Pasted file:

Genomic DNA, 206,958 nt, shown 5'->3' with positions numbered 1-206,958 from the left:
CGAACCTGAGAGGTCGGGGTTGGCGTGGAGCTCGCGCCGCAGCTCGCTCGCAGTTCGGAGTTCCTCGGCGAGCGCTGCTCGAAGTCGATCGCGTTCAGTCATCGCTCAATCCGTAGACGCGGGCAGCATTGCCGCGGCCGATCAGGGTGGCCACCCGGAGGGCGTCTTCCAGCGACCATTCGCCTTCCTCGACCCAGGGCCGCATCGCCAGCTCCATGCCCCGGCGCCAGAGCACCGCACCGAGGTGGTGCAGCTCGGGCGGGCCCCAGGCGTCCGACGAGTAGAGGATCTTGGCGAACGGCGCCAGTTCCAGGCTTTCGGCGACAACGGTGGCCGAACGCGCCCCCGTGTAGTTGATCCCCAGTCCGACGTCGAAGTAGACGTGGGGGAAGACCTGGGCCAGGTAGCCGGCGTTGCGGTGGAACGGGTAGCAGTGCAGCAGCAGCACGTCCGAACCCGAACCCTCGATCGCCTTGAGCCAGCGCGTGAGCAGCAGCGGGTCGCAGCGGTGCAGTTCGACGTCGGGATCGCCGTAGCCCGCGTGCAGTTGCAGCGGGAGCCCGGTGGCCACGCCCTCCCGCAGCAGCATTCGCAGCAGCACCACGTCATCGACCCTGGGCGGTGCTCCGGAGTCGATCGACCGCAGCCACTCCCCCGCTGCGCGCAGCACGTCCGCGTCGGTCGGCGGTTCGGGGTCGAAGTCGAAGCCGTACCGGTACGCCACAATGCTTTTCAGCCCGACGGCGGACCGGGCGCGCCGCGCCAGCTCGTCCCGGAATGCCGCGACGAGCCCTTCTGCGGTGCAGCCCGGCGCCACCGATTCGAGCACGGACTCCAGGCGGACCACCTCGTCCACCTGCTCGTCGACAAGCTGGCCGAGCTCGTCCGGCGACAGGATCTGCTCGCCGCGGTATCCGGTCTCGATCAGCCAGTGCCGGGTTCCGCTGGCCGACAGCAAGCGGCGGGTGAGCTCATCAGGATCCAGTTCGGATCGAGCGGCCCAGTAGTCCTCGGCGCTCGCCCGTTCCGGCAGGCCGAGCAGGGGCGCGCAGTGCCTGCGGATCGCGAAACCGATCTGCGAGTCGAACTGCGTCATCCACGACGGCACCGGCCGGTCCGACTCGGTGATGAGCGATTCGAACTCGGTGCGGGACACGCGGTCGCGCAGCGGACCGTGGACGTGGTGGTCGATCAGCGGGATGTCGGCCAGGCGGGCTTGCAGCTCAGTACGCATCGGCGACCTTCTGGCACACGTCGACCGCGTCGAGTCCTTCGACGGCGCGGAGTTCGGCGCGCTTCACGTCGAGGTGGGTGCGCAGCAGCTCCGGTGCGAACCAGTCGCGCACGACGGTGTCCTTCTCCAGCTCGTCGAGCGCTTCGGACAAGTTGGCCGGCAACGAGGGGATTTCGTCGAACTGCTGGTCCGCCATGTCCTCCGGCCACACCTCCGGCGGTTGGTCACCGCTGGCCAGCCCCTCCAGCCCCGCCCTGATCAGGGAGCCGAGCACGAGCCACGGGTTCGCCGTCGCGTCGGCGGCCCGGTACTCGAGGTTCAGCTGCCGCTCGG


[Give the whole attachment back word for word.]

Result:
Genomic DNA, 206,958 nt, shown 5'->3' with positions numbered 1-206,958 from the left:
CGAACCTGAGAGGTCGGGGTTGGCGTGGAGCTCGCGCCGCAGCTCGCTCGCAGTTCGGAGTTCCTCGGCGAGCGCTGCTCGAAGTCGATCGCGTTCAGTCATCGCTCAATCCGTAGACGCGGGCAGCATTGCCGCGGCCGATCAGGGTGGCCACCCGGAGGGCGTCTTCCAGCGACCATTCGCCTTCCTCGACCCAGGGCCGCATCGCCAGCTCCATGCCCCGGCGCCAGAGCACCGCACCGAGGTGGTGCAGCTCGGGCGGGCCCCAGGCGTCCGACGAGTAGAGGATCTTGGCGAACGGCGCCAGTTCCAGGCTTTCGGCGACAACGGTGGCCGAACGCGCCCCCGTGTAGTTGATCCCCAGTCCGACGTCGAAGTAGACGTGGGGGAAGACCTGGGCCAGGTAGCCGGCGTTGCGGTGGAACGGGTAGCAGTGCAGCAGCAGCACGTCCGAACCCGAACCCTCGATCGCCTTGAGCCAGCGCGTGAGCAGCAGCGGGTCGCAGCGGTGCAGTTCGACGTCGGGATCGCCGTAGCCCGCGTGCAGTTGCAGCGGGAGCCCGGTGGCCACGCCCTCCCGCAGCAGCATTCGCAGCAGCACCACGTCATCGACCCTGGGCGGTGCTCCGGAGTCGATCGACCGCAGCCACTCCCCCGCTGCGCGCAGCACGTCCGCGTCGGTCGGCGGTTCGGGGTCGAAGTCGAAGCCGTACCGGTACGCCACAATGCTTTTCAGCCCGACGGCGGACCGGGCGCGCCGCGCCAGCTCGTCCCGGAATGCCGCGACGAGCCCTTCTGCGGTGCAGCCCGGCGCCACCGATTCGAGCACGGACTCCAGGCGGACCACCTCGTCCACCTGCTCGTCGACAAGCTGGCCGAGCTCGTCCGGCGACAGGATCTGCTCGCCGCGGTATCCGGTCTCGATCAGCCAGTGCCGGGTTCCGCTGGCCGACAGCAAGCGGCGGGTGAGCTCATCAGGATCCAGTTCGGATCGAGCGGCCCAGTAGTCCTCGGCGCTCGCCCGTTCCGGCAGGCCGAGCAGGGGCGCGCAGTGCCTGCGGATCGCGAAACCGATCTGCGAGTCGAACTGCGTCATCCACGACGGCACCGGCCGGTCCGACTCGGTGATGAGCGATTCGAACTCGGTGCGGGACACGCGGTCGCGCAGCGGACCGTGGACGTGGTGGTCGATCAGCGGGATGTCGGCCAGGCGGGCTTGCAGCTCAGTACGCATCGGCGACCTTCTGGCACACGTCGACCGCGTCGAGTCCTTCGACGGCGCGGAGTTCGGCGCGCTTCACGTCGAGGTGGGTGCGCAGCAGCTCCGGTGCGAACCAGTCGCGCACGACGGTGTCCTTCTCCAGCTCGTCGAGCGCTTCGGACAAGTTGGCCGGCAACGAGGGGATTTCGTCGAACTGCTGGTCCGCCATGTCCTCCGGCCACACCTCCGGCGGTTGGTCACCGCTGGCCAGCCCCTCCAGCCCCGCCCTGATCAGGGAGCCGAGCACGAGCCACGGGTTCGCCGTCGCGTCGGCGGCCCGGTACTCGAGGTTCAGCTGCCGCTCGG